A key role in the research project was played by high-resolution analyses of biogenic core samples (of peat and lake deposits), which constitute true archives of the natural environment, archives that allow us to track how ecosystems reacted to changes in vegetation, deforestation and dehydration in the past, find out how long these changes lasted, and determine whether they were related to natural processes or human activities, such as land reclamation. Our findings have put us in a position to contribute to the debate on the consequences of planting pine or spruce tree monocultures in Poland. Our study has lent independent evidence to support the view that the introduction of the clear-cut harvest system in the Prussian partition at the end of the 18th century, followed by the artificial planting of single-age forest monocultures, dramatically affected the biodiversity of the forest, with consequences that rippled out to all related ecosystems, including lakes and peatlands. We are still paying the price for these changes to date. Generation after generation, these ecosystems show weaker resilience against extreme events, including insect epidemics, several outbreaks of which were recorded in the previous century, or violent weather phenomena, such as those we experienced in 2012 and 2017 in the north of Poland. Besides disrupting ecosystems, these events also entail important costs for the state budget.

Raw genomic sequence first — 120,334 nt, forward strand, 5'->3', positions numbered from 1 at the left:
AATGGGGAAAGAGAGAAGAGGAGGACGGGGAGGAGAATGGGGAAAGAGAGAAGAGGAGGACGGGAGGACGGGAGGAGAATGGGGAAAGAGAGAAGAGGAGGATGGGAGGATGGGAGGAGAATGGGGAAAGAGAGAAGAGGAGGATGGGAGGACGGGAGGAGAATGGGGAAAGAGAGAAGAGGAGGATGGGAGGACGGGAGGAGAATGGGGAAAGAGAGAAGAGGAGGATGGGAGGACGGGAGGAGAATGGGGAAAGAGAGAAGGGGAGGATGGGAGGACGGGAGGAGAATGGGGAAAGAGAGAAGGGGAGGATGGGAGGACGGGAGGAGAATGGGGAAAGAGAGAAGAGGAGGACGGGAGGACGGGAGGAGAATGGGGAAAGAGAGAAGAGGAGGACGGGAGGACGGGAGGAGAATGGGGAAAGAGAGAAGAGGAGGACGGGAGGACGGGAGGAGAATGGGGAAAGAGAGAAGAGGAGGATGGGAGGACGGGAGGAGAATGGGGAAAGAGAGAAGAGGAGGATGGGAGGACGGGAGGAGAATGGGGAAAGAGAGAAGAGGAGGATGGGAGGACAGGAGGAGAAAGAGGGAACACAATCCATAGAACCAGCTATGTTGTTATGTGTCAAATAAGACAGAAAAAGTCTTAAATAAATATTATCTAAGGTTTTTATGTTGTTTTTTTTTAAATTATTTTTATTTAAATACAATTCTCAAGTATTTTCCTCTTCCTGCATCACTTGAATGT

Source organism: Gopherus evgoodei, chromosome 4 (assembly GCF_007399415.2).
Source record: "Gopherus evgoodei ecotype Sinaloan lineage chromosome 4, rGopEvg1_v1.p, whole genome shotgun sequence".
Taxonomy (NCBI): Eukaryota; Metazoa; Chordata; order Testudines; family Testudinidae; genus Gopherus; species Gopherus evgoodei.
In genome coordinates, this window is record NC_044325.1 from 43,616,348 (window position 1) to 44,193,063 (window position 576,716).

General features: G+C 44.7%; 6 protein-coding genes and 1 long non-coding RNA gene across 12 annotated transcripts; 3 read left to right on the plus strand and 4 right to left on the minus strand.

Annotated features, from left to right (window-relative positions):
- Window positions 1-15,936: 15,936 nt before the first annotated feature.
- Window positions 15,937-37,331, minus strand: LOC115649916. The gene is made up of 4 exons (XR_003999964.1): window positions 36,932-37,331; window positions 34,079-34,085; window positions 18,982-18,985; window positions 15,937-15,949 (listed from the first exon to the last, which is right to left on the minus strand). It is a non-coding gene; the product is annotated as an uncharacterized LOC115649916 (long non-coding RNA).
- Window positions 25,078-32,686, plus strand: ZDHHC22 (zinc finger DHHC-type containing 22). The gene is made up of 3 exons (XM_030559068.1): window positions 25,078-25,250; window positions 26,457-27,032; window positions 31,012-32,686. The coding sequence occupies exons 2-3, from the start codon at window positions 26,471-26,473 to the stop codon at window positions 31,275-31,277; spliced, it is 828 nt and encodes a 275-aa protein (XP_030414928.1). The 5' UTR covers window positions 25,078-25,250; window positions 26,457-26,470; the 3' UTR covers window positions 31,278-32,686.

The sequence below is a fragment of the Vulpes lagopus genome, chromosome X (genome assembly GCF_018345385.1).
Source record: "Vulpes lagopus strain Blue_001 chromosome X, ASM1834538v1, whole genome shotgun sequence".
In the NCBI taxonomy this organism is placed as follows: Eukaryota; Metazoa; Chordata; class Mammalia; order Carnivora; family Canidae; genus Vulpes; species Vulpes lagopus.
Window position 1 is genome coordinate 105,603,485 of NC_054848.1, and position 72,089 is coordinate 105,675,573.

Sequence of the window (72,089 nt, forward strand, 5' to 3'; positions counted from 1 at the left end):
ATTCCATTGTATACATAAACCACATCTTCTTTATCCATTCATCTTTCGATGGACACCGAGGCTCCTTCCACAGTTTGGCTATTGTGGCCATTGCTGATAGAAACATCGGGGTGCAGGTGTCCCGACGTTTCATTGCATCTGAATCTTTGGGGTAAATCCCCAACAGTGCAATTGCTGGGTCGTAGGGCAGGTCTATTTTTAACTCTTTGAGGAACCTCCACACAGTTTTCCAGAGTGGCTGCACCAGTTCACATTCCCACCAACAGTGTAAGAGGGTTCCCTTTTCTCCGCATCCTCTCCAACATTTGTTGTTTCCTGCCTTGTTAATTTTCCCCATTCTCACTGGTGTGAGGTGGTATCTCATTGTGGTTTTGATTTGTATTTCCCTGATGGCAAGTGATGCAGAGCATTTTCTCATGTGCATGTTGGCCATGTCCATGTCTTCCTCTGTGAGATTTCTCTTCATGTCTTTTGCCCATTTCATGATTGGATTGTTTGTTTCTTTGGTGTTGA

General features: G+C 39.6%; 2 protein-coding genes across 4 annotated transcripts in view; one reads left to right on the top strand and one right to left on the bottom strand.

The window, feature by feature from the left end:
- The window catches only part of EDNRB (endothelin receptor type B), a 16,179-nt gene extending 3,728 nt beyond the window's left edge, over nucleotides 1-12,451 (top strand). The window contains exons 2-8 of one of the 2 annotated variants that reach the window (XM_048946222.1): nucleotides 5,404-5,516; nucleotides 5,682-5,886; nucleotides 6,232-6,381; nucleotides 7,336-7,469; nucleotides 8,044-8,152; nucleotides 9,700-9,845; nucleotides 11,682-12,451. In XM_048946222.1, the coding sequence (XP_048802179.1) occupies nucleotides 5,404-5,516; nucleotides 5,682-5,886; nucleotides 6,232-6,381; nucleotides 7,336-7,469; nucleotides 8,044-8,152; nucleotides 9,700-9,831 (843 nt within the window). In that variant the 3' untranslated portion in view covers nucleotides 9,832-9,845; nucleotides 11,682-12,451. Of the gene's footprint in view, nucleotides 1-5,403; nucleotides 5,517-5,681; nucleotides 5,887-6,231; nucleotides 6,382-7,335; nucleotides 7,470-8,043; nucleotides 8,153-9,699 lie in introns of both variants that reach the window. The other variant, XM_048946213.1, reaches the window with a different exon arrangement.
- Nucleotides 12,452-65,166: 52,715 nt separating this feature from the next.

Our project allowed us to outline the history of natural and anthropogenic deforestation. The findings shed new light on the history of deforestation, fires and the resilience of ecosystems that have emerged as a result of human activities. Our results have been published in renowned academic journals and presented at international conferences, which has allowed us to join in the ongoing debate on the impact of increasing anthropopression and climate change on the natural environment. We also proposed a comprehensive forest planning model, which taps paleoecological sources to account for the history of land use and determine the reference conditions for various ecosystems.